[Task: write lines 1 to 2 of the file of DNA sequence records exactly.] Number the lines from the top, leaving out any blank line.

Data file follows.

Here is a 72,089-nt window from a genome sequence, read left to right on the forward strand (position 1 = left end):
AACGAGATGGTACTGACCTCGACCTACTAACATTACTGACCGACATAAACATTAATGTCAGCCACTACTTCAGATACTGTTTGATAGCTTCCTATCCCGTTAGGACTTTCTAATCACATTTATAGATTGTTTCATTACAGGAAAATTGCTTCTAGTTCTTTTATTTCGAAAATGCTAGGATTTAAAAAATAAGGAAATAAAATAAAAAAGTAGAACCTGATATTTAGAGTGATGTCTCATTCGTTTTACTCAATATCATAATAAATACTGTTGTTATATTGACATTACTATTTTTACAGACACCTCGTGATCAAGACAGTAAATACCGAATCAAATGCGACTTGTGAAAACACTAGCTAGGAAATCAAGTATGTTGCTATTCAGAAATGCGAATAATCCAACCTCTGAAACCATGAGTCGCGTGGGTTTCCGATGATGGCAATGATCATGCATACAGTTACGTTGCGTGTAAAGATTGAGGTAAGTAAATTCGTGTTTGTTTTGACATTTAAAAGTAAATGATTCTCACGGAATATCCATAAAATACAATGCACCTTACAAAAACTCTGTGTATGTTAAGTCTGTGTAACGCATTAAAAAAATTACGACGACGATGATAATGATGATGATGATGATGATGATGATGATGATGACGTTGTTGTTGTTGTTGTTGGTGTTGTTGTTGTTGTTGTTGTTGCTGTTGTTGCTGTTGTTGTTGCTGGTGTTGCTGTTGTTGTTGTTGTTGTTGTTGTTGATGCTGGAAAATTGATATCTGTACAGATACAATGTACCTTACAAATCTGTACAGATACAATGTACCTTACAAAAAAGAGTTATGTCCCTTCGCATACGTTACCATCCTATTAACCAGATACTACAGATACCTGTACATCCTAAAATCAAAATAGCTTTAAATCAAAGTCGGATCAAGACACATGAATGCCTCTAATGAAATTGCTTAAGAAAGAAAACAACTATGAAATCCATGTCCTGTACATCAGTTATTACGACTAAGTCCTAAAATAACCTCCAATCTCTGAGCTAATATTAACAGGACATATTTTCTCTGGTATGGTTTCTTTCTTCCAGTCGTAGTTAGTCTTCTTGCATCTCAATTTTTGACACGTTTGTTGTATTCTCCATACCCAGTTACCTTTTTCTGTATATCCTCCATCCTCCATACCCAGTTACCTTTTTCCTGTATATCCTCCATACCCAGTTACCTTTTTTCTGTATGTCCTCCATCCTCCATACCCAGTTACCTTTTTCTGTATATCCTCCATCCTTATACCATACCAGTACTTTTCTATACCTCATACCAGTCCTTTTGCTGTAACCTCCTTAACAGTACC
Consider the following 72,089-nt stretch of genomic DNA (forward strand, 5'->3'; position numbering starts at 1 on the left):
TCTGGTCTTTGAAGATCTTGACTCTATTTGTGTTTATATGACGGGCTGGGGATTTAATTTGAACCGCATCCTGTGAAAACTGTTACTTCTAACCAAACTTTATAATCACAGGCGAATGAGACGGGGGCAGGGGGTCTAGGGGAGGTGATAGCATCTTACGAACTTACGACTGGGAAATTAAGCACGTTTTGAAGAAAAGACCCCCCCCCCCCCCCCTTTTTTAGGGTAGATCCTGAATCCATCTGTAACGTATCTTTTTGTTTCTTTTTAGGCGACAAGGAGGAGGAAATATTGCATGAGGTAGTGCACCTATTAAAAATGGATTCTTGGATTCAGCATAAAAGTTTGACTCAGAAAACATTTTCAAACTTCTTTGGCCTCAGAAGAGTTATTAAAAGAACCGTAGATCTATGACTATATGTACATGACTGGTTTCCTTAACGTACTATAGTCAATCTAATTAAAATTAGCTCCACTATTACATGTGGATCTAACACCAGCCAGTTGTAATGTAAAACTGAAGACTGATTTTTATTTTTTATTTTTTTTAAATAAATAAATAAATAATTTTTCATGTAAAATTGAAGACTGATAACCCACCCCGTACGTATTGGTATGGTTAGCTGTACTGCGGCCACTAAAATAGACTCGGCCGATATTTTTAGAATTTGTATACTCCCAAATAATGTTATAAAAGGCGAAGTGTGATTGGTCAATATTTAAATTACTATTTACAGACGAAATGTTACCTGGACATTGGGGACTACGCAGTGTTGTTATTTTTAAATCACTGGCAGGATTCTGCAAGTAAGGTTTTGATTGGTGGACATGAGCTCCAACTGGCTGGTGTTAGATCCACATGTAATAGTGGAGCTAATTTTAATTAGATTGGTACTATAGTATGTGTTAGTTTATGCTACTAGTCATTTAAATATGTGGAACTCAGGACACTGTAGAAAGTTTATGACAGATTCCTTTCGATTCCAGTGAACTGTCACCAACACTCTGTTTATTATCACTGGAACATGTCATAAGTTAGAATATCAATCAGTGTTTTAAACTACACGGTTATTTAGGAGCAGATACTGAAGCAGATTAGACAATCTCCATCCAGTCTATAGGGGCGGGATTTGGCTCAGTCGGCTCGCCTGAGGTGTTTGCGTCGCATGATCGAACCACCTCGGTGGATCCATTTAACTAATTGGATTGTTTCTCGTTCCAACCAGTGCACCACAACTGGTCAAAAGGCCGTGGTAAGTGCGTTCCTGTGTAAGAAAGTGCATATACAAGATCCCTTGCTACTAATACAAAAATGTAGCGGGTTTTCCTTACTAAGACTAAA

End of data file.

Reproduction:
Here is a 72,089-nt window from a genome sequence, read left to right on the forward strand (position 1 = left end):
AACGAGATGGTACTGACCTCGACCTACTAACATTACTGACCGACATAAACATTAATGTCAGCCACTACTTCAGATACTGTTTGATAGCTTCCTATCCCGTTAGGACTTTCTAATCACATTTATAGATTGTTTCATTACAGGAAAATTGCTTCTAGTTCTTTTATTTCGAAAATGCTAGGATTTAAAAAATAAGGAAATAAAATAAAAAAGTAGAACCTGATATTTAGAGTGATGTCTCATTCGTTTTACTCAATATCATAATAAATACTGTTGTTATATTGACATTACTATTTTTACAGACACCTCGTGATCAAGACAGTAAATACCGAATCAAATGCGACTTGTGAAAACACTAGCTAGGAAATCAAGTATGTTGCTATTCAGAAATGCGAATAATCCAACCTCTGAAACCATGAGTCGCGTGGGTTTCCGATGATGGCAATGATCATGCATACAGTTACGTTGCGTGTAAAGATTGAGGTAAGTAAATTCGTGTTTGTTTTGACATTTAAAAGTAAATGATTCTCACGGAATATCCATAAAATACAATGCACCTTACAAAAACTCTGTGTATGTTAAGTCTGTGTAACGCATTAAAAAAATTACGACGACGATGATAATGATGATGATGATGATGATGATGATGATGATGACGTTGTTGTTGTTGTTGTTGGTGTTGTTGTTGTTGTTGTTGTTGCTGTTGTTGCTGTTGTTGTTGCTGGTGTTGCTGTTGTTGTTGTTGTTGTTGTTGTTGATGCTGGAAAATTGATATCTGTACAGATACAATGTACCTTACAAATCTGTACAGATACAATGTACCTTACAAAAAAGAGTTATGTCCCTTCGCATACGTTACCATCCTATTAACCAGATACTACAGATACCTGTACATCCTAAAATCAAAATAGCTTTAAATCAAAGTCGGATCAAGACACATGAATGCCTCTAATGAAATTGCTTAAGAAAGAAAACAACTATGAAATCCATGTCCTGTACATCAGTTATTACGACTAAGTCCTAAAATAACCTCCAATCTCTGAGCTAATATTAACAGGACATATTTTCTCTGGTATGGTTTCTTTCTTCCAGTCGTAGTTAGTCTTCTTGCATCTCAATTTTTGACACGTTTGTTGTATTCTCCATACCCAGTTACCTTTTTCTGTATATCCTCCATCCTCCATACCCAGTTACCTTTTTCCTGTATATCCTCCATACCCAGTTACCTTTTTTCTGTATGTCCTCCATCCTCCATACCCAGTTACCTTTTTCTGTATATCCTCCATCCTTATACCATACCAGTACTTTTCTATACCTCATACCAGTCCTTTTGCTGTAACCTCCTTAACAGTACC